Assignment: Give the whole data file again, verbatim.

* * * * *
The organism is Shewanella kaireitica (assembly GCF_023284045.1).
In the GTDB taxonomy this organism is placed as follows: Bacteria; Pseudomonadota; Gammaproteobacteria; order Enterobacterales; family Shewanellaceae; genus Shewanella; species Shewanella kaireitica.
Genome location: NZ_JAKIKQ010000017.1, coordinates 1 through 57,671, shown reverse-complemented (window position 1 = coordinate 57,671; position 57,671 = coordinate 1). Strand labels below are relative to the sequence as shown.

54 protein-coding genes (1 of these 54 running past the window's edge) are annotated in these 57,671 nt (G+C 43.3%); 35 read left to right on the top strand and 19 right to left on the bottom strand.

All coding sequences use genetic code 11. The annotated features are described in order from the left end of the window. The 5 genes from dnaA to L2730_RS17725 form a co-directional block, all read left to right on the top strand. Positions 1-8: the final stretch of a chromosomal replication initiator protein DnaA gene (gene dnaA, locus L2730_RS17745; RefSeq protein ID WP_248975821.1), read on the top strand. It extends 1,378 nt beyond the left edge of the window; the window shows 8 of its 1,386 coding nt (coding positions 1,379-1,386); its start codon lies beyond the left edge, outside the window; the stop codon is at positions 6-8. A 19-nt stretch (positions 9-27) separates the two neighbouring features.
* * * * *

The organism is Shewanella kaireitica (assembly GCF_023284045.1).
In the GTDB taxonomy this organism is placed as follows: Bacteria; Pseudomonadota; Gammaproteobacteria; order Enterobacterales; family Shewanellaceae; genus Shewanella; species Shewanella kaireitica.
Genome location: NZ_JAKIKQ010000017.1, coordinates 1 through 57,671, shown reverse-complemented (window position 1 = coordinate 57,671; position 57,671 = coordinate 1). Strand labels below are relative to the sequence as shown.

54 protein-coding genes (1 of these 54 running past the window's edge) are annotated in these 57,671 nt (G+C 43.3%); 35 read left to right on the top strand and 19 right to left on the bottom strand.

All coding sequences use genetic code 11. The annotated features are described in order from the left end of the window. The 5 genes from dnaA to L2730_RS17725 form a co-directional block, all read left to right on the top strand. Positions 1-8: the final stretch of a chromosomal replication initiator protein DnaA gene (gene dnaA, locus L2730_RS17745; RefSeq protein ID WP_248975821.1), read on the top strand. It extends 1,378 nt beyond the left edge of the window; the window shows 8 of its 1,386 coding nt (coding positions 1,379-1,386); its start codon lies beyond the left edge, outside the window; the stop codon is at positions 6-8. A 19-nt stretch (positions 9-27) separates the two neighbouring features.